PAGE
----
Morocco - questions for the Movement of 20 February, one year on

Submitted by AWL on 22 May, 2012 - 12:59

For more coverage of the Moroccan Movement of 20 February, see here

On the 19 and 20 of February, on the first anniversary of the movement in Morocco, rallies and demonstrations took place in dozens of towns. To those who talk of the movement running out of steam after the departure of Al Adl Wal Ihsan [a hard-right Islamist movement which left the movement of 20 February in December 2011] or because of the difficulty of becoming a comprehensive and credible alternative, the streets have made a retort. One year on, although the movement has not won its demands, the determination is still there.
This continuity is the real expression of the depth of the social exasperation and the emergence of a new generation which will not bear the weight of past defeats upon its shoulders. But if the battle is far from over, many questions remain which seem to us to be essential to debate, especially by those who wish to be part of a project of democratic, social, and anti-imperialist emancipation:

1) Why has the movement not been able to create a broad social base in the struggle, of hundreds of thousands or millions of people, when its demands represent the principal social preoccupations of the popular classes and their desire for political freedom and an end to tyranny?

2) Is a generation gap responsible for the difficulty for broad layers of society to leave behind the logic of survival and join the collective struggle? The weight of defeats which have greatly weakened the ability of the workers and oppressed to resist collectively? The weight of local situations? Social emergencies which cannot be channeled into a long-term political struggle and whose outcome remains unpredictable? Why does the sympathy manifested by the people not translate into active participation?

3) What is the weight of the “traditions of struggle” that existed before the birth of the Movement of 20 February? How is it that they were so ill-prepared for the political struggles of the masses? Is it due to the weakness of the organisations, none of which has a real popular implantation, or who did not know how, because of the history of their tactics and actions, how to foster real prolonged popular actions which go beyond the traditional activist networks?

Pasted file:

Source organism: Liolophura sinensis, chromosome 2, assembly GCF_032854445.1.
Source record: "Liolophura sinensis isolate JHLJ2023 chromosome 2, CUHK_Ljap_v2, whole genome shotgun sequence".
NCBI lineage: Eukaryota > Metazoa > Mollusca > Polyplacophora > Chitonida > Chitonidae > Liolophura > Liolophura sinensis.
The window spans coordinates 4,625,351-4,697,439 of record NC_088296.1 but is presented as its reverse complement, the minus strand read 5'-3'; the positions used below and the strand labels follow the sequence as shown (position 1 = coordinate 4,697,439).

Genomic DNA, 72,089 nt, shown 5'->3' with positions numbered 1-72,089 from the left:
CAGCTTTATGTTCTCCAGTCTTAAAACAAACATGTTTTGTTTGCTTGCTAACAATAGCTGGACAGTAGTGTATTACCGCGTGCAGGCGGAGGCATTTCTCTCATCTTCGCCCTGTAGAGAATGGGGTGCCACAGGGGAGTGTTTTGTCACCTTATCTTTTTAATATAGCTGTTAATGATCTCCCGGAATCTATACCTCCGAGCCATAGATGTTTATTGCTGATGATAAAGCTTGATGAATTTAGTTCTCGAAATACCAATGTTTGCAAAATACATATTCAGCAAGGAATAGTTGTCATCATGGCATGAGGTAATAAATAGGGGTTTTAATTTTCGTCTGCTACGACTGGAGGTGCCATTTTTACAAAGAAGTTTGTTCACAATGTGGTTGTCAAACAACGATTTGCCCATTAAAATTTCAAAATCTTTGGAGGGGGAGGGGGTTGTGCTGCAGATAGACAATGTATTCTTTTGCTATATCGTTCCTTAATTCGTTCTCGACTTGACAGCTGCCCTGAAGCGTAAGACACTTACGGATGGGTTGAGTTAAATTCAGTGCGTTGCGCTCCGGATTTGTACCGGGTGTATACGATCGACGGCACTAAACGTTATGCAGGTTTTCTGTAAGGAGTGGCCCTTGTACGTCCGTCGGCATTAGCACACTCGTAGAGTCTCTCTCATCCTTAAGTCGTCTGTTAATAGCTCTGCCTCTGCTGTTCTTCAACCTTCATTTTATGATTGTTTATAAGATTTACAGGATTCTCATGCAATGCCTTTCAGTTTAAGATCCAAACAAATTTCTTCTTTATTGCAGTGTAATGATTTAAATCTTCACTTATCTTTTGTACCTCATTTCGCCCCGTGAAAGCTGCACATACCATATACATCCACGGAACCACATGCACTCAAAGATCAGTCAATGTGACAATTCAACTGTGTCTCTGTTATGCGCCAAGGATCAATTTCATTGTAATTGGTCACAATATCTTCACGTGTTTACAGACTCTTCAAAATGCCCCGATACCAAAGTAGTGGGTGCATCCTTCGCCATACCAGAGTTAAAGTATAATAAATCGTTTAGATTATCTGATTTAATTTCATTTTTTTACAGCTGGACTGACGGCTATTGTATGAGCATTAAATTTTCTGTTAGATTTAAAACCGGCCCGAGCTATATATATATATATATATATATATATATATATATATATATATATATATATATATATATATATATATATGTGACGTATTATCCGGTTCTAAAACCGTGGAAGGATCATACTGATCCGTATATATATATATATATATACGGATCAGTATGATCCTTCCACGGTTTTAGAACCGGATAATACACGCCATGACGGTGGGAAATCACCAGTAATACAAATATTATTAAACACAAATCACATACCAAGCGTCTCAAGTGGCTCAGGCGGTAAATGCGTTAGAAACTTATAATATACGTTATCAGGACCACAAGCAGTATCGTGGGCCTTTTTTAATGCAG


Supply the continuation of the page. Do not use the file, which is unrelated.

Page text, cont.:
4) What is the impact of the regional situation, in the sense of struggles against dictators which has not necessarily ended in the fall of dictatorships (even if the tyrant falls, like in Tunisia or Egypt)? What is the effect of repressive wars against popular uprisings?

5) What to make of the fact that the regime is not only wielding the carrot and the stick; but in fact has a broad base of support?

And beyond an analysis of “objective conditions”, what was the effect of the forms of struggle and organisation used by the movement, and its political platforms, in the social weight it achieved?

Did not the policy of concentrating on the demand for a democratic constitution and the struggle against corrupt statesmen, give rise to a broad perception of the Movement of 20 February as being mainly oriented towards reform or changing institutions and personnel rather than changing the daily, concrete conditions of life and work of the immense majority? The correct and legitimate position of boycotting the referendum on the constitution and the elections which formed the core of the activity of the movement from February to November 2011left little place for social questions and support of bread-and-butter struggles.

The platform and slogans adopted, while they may have allowed for partial unity of organised groups, did they allow for popular unity in action? Did they allow the movement to address sacked workers? To the unemployed without degrees whose numbers are legion? To peasants who have no land to survive on? To the millions of people who live in shanty towns or who are unable to pay their rent? To millions of women who are prisoners of the patriarchy and whose desire for equality was only given consideration after Al Adl Wal Ihsan left the movement? Was it enough to demand social justice, or to proclaim that we are poor because of thieves? Is there not a need for concrete social demands, based on figures which show that a different distribution of wealth is possible, in the manner which the admittedly timid “Stop TGV” campaign has done?